Brown knapweed is an invasive species on the Prohibited Eradicate List. Plant must be destroyed and transportation, propagation, or sale of these plants is prohibited.
Brown knapweed grows in disturbed sunny areas such as road ditches and woodland clearings.
It outcompetes native vegetation by forming large monocultures.
It can hybridize with other knapweeds, allowing for aggressive seed dispersal.
This plant is toxic to horses.
- The Minnesota Department of Agriculture monitors this invasive species. Please report any black swallow-wort you spot at Arrest the Pest.
How to identify brown knapweed
- Brown knapweed (Centaurea jacea) is a perennial plant 1–4 feet tall with multiple upright stems that are reddish, ridged and may have purple stripes.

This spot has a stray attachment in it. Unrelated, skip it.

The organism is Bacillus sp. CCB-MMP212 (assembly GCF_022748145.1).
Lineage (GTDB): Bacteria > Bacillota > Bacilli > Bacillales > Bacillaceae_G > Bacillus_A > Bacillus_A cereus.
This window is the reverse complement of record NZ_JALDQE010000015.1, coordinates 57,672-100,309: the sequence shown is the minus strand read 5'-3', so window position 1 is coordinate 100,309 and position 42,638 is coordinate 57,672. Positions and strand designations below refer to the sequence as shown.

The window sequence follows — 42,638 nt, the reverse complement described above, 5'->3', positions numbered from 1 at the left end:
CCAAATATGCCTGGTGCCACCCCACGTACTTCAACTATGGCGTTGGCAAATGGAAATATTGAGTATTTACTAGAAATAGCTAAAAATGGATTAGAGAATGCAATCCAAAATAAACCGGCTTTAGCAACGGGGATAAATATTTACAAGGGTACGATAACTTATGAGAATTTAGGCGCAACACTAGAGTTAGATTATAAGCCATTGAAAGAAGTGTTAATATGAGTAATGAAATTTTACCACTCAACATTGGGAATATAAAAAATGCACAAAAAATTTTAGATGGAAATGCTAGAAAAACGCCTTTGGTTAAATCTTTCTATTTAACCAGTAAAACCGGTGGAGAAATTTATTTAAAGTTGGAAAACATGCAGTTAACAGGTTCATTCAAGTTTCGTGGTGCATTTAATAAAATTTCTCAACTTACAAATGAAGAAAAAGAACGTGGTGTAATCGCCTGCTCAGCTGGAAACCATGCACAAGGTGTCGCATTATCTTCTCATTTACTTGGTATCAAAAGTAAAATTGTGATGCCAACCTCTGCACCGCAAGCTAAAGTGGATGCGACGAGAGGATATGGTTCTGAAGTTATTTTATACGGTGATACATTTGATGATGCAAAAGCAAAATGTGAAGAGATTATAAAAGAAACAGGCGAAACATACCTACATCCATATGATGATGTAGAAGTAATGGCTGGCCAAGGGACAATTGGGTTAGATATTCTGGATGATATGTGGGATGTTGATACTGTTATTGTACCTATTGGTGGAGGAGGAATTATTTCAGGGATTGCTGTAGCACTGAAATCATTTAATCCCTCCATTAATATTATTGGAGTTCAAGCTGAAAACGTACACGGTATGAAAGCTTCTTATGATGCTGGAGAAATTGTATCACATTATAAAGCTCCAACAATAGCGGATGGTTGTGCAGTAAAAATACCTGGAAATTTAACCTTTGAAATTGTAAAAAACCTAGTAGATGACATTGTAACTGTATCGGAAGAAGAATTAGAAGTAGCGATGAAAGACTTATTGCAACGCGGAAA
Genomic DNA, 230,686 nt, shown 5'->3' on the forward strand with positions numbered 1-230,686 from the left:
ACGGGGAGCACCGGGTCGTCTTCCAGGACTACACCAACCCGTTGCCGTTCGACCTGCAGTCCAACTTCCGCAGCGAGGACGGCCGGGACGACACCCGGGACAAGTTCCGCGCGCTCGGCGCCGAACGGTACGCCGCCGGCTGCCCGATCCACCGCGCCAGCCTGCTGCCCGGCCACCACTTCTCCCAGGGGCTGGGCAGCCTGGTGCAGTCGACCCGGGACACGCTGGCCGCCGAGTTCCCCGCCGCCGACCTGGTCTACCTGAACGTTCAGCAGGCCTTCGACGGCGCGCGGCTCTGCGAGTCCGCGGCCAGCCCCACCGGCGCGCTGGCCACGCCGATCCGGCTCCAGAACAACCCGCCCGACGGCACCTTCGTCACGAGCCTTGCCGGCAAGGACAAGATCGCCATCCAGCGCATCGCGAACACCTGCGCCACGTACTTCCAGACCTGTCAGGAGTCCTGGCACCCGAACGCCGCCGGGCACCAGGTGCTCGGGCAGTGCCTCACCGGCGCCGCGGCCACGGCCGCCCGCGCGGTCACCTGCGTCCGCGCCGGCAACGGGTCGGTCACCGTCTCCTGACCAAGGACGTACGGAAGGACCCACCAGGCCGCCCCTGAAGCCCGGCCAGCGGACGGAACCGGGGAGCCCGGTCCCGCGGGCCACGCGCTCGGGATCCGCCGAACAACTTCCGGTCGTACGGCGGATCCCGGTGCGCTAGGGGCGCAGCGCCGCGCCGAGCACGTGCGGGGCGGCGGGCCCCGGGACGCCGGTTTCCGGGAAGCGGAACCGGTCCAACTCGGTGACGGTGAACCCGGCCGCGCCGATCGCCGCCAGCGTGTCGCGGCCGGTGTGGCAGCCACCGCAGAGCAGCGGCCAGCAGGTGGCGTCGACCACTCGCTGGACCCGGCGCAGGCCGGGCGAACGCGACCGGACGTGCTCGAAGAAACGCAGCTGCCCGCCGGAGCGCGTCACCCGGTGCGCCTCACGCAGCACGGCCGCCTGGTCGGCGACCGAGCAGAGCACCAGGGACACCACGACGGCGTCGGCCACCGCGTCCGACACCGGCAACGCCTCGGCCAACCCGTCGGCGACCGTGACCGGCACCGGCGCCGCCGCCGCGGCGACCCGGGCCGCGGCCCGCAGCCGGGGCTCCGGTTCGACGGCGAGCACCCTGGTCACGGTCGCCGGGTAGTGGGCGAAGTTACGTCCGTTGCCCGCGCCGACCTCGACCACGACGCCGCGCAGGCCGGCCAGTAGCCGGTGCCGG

- Erect to ascending, can be both single or multiple from the base.
- Branched more in the upper part of the plant.
- Ribbed rough texture with vertical ridges on the stem and a cobweb-like appearance.
- Alternate, green, lance-shaped leaves with waxy margins and a hairy texture.
- Leaves at the base of the plant may be stalked, lobed or toothed; they are 10" long and 1" wide.
- Leaves become smaller moving up the plant and become lance shaped.
- Multiple small flowers clusters are 1 to 1-1/2 inch across.
- Together flower clusters form one composite flower head.
- Flowers are pink/purple in color and occasionally have a white center structure.
- Bracts are more rounded and wide at the tip, with fine fringes and a dark brown base.
- Flower heads are wide at the top.
- Blooms July to August.
- White to light brown in color with short plumes.
- Deep, vigorous taproot.
Reviewed in 2019